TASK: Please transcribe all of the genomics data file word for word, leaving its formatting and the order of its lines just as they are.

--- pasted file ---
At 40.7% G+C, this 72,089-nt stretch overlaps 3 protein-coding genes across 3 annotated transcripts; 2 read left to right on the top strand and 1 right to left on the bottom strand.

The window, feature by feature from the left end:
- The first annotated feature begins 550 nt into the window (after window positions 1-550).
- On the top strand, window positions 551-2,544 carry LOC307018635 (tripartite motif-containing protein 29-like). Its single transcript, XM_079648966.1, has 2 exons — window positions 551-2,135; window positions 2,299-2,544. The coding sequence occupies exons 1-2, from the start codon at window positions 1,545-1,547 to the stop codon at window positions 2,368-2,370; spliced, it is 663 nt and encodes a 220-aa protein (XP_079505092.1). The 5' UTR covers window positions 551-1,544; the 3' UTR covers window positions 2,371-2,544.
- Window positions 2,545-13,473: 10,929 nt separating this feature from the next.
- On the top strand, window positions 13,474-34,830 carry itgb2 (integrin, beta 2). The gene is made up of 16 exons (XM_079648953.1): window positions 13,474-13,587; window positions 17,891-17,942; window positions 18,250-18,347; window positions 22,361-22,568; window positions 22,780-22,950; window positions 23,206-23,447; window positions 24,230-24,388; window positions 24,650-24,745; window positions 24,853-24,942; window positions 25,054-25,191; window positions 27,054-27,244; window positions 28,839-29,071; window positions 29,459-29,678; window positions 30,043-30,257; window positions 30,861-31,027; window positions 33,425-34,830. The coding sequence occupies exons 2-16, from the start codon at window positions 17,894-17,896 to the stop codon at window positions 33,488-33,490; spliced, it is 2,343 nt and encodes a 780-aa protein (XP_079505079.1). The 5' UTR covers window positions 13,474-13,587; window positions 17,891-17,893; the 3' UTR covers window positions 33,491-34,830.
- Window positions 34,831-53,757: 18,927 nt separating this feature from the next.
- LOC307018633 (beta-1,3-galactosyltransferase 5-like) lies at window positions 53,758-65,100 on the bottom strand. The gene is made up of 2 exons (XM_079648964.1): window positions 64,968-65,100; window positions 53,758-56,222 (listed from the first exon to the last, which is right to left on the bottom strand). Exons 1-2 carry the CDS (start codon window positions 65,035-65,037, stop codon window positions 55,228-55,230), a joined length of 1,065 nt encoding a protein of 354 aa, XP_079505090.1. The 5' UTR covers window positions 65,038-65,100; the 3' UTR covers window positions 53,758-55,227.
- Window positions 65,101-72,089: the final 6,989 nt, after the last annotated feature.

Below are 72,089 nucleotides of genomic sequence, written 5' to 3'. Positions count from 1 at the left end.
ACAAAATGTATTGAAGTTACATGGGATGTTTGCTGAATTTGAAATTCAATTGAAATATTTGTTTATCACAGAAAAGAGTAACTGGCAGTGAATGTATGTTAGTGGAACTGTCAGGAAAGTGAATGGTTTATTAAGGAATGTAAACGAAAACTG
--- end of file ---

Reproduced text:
At 40.7% G+C, this 72,089-nt stretch overlaps 3 protein-coding genes across 3 annotated transcripts; 2 read left to right on the top strand and 1 right to left on the bottom strand.

The window, feature by feature from the left end:
- The first annotated feature begins 550 nt into the window (after window positions 1-550).
- On the top strand, window positions 551-2,544 carry LOC307018635 (tripartite motif-containing protein 29-like). Its single transcript, XM_079648966.1, has 2 exons — window positions 551-2,135; window positions 2,299-2,544. The coding sequence occupies exons 1-2, from the start codon at window positions 1,545-1,547 to the stop codon at window positions 2,368-2,370; spliced, it is 663 nt and encodes a 220-aa protein (XP_079505092.1). The 5' UTR covers window positions 551-1,544; the 3' UTR covers window positions 2,371-2,544.
- Window positions 2,545-13,473: 10,929 nt separating this feature from the next.
- On the top strand, window positions 13,474-34,830 carry itgb2 (integrin, beta 2). The gene is made up of 16 exons (XM_079648953.1): window positions 13,474-13,587; window positions 17,891-17,942; window positions 18,250-18,347; window positions 22,361-22,568; window positions 22,780-22,950; window positions 23,206-23,447; window positions 24,230-24,388; window positions 24,650-24,745; window positions 24,853-24,942; window positions 25,054-25,191; window positions 27,054-27,244; window positions 28,839-29,071; window positions 29,459-29,678; window positions 30,043-30,257; window positions 30,861-31,027; window positions 33,425-34,830. The coding sequence occupies exons 2-16, from the start codon at window positions 17,894-17,896 to the stop codon at window positions 33,488-33,490; spliced, it is 2,343 nt and encodes a 780-aa protein (XP_079505079.1). The 5' UTR covers window positions 13,474-13,587; window positions 17,891-17,893; the 3' UTR covers window positions 33,491-34,830.
- Window positions 34,831-53,757: 18,927 nt separating this feature from the next.
- LOC307018633 (beta-1,3-galactosyltransferase 5-like) lies at window positions 53,758-65,100 on the bottom strand. The gene is made up of 2 exons (XM_079648964.1): window positions 64,968-65,100; window positions 53,758-56,222 (listed from the first exon to the last, which is right to left on the bottom strand). Exons 1-2 carry the CDS (start codon window positions 65,035-65,037, stop codon window positions 55,228-55,230), a joined length of 1,065 nt encoding a protein of 354 aa, XP_079505090.1. The 5' UTR covers window positions 65,038-65,100; the 3' UTR covers window positions 53,758-55,227.
- Window positions 65,101-72,089: the final 6,989 nt, after the last annotated feature.

Below are 72,089 nucleotides of genomic sequence, written 5' to 3'. Positions count from 1 at the left end.
ACAAAATGTATTGAAGTTACATGGGATGTTTGCTGAATTTGAAATTCAATTGAAATATTTGTTTATCACAGAAAAGAGTAACTGGCAGTGAATGTATGTTAGTGGAACTGTCAGGAAAGTGAATGGTTTATTAAGGAATGTAAACGAAAACTG